Ah, that article brought back memories. I burned my twenties working for a company that sounds much like what is described by the author. I finally dropped the job, went back to school, and decided that if I’m going to work myself to death, then I’m going to do something that makes me happy.
What disturbs me the most about the the conditions described is that many of these workers really do not have a choice. With families to feed, mortgages and student loans to pay, the employee is forced to either suffer the whims of the corporation, or face the possibility of the unemployment line. The thing is, this is nothing new. There has always been those that climb to the top of the ladder upon the backs of others.
The solutions offered by the author are great on paper, but will our corporate world be willing to cut into their profits for a happier employee? Schools will always be turning out a new workforce every year–a workforce that is willing to start out at the bottom of the pay scale, and with lesser benefits (who needs life insurance when you’re an unmarried 23 year old?). What needs to change is our work ethic, which we may not be so willing to adjust. People take pride in their work; people want to work–it is as natural for us to work as it is to play, eat, and sleep. As long as there are people willing to work, there will be people who wish to take advantage of the situation.
What can I say? It would be wonderful to see these CEO’s grow a heart rather than a bank account, but it’s unlikely.
I think it’s very accurate.
I started years ago in Kmart as a sales clerk, did a lot of hard work above and beyond my slot and got promoted to area supervisor, with a whole 25 cent per hour raise. I did a whole lot more work and found that I was expected to work so many hours for free, after clocking out. This was approved supervisor actions and if you wanted to become a manager trainee, it was virtually a must.
I came in when passing by on days off to check on things, came in early, stayed late, and at years end, got a 25 cent per hour raise. Ordering stock, inventories, display setups, display changes, reworking the stock in my bin in the stock room, prettying up the displays, running a register and filling in for sick area employees was a lot of work. All for $6.50 an hour. I attended every meeting, chased shop lifters, caught two store employees stealing, hauled goods by the ton up and down the stock room loft, onto carts and either displayed it or stored it away. I even ran out and hauled in shopping carts, which is a job I really dislike.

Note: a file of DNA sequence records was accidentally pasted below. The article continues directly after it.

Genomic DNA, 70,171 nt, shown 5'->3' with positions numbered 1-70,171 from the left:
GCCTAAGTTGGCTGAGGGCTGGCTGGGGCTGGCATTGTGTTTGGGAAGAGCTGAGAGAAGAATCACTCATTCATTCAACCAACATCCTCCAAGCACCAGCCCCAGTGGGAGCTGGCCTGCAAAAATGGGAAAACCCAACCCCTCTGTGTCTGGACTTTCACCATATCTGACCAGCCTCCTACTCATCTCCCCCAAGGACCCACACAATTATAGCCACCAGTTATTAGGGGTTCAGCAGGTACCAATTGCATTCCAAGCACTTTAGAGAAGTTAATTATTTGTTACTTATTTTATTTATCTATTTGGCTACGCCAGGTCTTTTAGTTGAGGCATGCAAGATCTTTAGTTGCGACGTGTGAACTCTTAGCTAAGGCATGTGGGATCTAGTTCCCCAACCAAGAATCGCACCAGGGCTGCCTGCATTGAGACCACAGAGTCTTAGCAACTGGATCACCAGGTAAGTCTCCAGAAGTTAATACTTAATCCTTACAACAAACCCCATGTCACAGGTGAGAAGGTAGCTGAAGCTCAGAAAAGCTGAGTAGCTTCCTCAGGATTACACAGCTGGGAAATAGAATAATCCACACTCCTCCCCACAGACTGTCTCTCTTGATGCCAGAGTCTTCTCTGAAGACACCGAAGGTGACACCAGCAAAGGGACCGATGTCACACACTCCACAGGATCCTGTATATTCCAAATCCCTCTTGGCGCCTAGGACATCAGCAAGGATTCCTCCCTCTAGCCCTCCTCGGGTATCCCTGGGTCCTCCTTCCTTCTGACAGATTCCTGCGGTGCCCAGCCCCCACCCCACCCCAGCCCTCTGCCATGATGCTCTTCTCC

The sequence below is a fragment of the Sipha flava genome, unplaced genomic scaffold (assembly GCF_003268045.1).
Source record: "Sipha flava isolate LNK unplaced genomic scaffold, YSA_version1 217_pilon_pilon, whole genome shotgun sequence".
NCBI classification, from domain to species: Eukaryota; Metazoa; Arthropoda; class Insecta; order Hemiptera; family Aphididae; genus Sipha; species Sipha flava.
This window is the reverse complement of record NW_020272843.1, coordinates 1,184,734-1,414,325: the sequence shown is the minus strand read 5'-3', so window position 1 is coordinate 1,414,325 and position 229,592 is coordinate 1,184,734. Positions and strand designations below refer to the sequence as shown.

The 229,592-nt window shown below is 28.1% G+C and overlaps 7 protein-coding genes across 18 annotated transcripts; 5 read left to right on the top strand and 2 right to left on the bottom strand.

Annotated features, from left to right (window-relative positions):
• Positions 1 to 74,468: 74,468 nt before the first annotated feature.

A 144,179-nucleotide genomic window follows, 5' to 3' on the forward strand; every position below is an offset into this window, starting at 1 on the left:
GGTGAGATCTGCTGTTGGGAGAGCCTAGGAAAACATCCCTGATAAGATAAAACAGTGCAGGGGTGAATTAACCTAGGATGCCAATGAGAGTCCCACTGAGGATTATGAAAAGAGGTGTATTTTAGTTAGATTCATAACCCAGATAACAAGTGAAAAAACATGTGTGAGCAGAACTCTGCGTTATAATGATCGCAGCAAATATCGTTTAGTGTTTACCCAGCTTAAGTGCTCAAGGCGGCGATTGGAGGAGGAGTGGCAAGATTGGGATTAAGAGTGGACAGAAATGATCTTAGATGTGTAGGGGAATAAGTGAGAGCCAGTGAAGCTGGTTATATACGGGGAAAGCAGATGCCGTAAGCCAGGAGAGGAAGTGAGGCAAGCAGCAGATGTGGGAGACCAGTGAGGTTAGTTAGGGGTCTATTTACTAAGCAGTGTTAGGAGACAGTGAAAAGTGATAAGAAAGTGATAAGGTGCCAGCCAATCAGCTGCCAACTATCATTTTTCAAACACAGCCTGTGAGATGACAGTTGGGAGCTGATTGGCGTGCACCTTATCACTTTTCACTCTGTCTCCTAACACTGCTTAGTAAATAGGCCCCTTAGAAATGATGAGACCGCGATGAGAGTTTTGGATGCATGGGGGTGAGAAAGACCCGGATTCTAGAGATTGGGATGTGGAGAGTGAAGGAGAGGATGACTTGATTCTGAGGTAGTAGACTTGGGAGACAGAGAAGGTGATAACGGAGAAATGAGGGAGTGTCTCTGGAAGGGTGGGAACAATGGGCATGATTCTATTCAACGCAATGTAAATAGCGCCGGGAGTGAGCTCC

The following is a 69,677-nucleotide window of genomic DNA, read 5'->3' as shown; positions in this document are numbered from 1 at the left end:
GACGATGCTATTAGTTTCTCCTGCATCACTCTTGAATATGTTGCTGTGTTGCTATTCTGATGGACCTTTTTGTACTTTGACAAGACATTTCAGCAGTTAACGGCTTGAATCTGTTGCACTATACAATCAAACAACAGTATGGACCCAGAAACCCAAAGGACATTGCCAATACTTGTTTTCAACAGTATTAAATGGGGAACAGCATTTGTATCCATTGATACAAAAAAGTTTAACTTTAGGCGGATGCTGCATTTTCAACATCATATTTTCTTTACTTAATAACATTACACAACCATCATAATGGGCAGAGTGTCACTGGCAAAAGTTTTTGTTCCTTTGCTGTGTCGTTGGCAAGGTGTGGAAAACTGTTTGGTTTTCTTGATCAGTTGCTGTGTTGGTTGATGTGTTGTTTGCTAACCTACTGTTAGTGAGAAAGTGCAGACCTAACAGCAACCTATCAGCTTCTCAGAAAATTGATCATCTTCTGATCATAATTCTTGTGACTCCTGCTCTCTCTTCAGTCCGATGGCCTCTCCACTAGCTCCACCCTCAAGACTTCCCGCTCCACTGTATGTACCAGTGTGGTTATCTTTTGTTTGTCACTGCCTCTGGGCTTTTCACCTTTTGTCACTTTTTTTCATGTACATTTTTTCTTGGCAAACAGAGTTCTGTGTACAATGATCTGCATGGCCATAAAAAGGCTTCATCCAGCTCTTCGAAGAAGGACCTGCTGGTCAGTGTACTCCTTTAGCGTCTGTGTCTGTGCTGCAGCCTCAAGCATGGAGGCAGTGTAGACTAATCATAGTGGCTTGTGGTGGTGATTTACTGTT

After 4 years, I was making $6.75 an hour, spending 56 hours a week at the store, had good benefits and some stock, but realized that not only was I not going very far for all my efforts, but they were expecting me to do more because I was then a senior employee supervisor.
I went and got a job with less stress that started me at $7.00 an hour and did not require me handling gobs of paperwork, hauling boxes of freight around a narrow, dimly lit, dirty loft or running like hell across a parking lot after a fleeing shoplifter who was in much better shape than I.
I wasted my time at Kmart. Manager trainees, I was told, did not start at much more than I was making and not only got transferred from city to city, but had to do much more than I did and virtually live at the store.
The white collar worker is screwed. Most places now only hire people part time to avoid having to pay benefits and overtime. A lot of places put them on salary, which is basically you agreeing to accomplish X amount of work for Y amount of dollars, even if you have to work 60 hours a week to do it in. That means, if your salary figures out to a 40 hour week at $11 an hour, you might wind up having to work so long that you are actually making only $5.00 per hour. Raises average from 10 to 25 cents once or twice a year.
According to the television, most Americans are hauling in megabucks, and the amount of millionaires her is the highest in history, along with more billionaires than ever before.
Well, I’m just real darn happy with that. Where’s my million?